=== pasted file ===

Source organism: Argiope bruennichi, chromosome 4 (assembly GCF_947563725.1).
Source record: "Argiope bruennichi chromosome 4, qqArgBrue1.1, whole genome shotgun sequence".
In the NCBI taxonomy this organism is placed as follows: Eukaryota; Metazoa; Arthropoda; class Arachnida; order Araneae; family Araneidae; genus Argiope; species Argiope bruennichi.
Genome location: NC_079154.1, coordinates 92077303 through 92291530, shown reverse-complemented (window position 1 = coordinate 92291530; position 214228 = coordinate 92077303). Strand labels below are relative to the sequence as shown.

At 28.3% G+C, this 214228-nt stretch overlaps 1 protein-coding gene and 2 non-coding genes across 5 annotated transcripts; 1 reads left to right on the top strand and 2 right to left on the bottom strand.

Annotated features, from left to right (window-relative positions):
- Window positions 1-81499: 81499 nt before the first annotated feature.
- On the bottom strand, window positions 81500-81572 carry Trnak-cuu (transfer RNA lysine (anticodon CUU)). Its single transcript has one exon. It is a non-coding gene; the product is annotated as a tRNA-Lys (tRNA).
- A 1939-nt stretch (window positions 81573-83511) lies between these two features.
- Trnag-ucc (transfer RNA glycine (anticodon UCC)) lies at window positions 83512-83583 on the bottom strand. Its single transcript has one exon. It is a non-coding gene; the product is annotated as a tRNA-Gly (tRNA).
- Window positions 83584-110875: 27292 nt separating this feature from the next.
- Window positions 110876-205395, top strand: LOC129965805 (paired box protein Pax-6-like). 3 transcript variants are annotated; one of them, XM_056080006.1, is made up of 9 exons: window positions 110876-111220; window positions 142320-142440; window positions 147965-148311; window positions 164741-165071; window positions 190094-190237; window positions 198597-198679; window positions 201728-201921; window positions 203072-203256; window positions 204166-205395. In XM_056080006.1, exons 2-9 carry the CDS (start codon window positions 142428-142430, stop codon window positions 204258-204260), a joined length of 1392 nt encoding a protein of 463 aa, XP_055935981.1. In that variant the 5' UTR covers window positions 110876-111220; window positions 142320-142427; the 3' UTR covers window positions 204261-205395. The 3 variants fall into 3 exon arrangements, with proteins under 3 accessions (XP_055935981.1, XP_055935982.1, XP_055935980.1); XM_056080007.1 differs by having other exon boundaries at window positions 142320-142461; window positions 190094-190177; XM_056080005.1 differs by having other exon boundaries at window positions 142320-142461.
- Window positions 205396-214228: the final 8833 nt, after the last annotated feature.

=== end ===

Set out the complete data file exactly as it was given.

Source organism: Argiope bruennichi, chromosome 4 (assembly GCF_947563725.1).
Source record: "Argiope bruennichi chromosome 4, qqArgBrue1.1, whole genome shotgun sequence".
In the NCBI taxonomy this organism is placed as follows: Eukaryota; Metazoa; Arthropoda; class Arachnida; order Araneae; family Araneidae; genus Argiope; species Argiope bruennichi.
Genome location: NC_079154.1, coordinates 92077303 through 92291530, shown reverse-complemented (window position 1 = coordinate 92291530; position 214228 = coordinate 92077303). Strand labels below are relative to the sequence as shown.

At 28.3% G+C, this 214228-nt stretch overlaps 1 protein-coding gene and 2 non-coding genes across 5 annotated transcripts; 1 reads left to right on the top strand and 2 right to left on the bottom strand.

Annotated features, from left to right (window-relative positions):
- Window positions 1-81499: 81499 nt before the first annotated feature.
- On the bottom strand, window positions 81500-81572 carry Trnak-cuu (transfer RNA lysine (anticodon CUU)). Its single transcript has one exon. It is a non-coding gene; the product is annotated as a tRNA-Lys (tRNA).
- A 1939-nt stretch (window positions 81573-83511) lies between these two features.
- Trnag-ucc (transfer RNA glycine (anticodon UCC)) lies at window positions 83512-83583 on the bottom strand. Its single transcript has one exon. It is a non-coding gene; the product is annotated as a tRNA-Gly (tRNA).
- Window positions 83584-110875: 27292 nt separating this feature from the next.
- Window positions 110876-205395, top strand: LOC129965805 (paired box protein Pax-6-like). 3 transcript variants are annotated; one of them, XM_056080006.1, is made up of 9 exons: window positions 110876-111220; window positions 142320-142440; window positions 147965-148311; window positions 164741-165071; window positions 190094-190237; window positions 198597-198679; window positions 201728-201921; window positions 203072-203256; window positions 204166-205395. In XM_056080006.1, exons 2-9 carry the CDS (start codon window positions 142428-142430, stop codon window positions 204258-204260), a joined length of 1392 nt encoding a protein of 463 aa, XP_055935981.1. In that variant the 5' UTR covers window positions 110876-111220; window positions 142320-142427; the 3' UTR covers window positions 204261-205395. The 3 variants fall into 3 exon arrangements, with proteins under 3 accessions (XP_055935981.1, XP_055935982.1, XP_055935980.1); XM_056080007.1 differs by having other exon boundaries at window positions 142320-142461; window positions 190094-190177; XM_056080005.1 differs by having other exon boundaries at window positions 142320-142461.
- Window positions 205396-214228: the final 8833 nt, after the last annotated feature.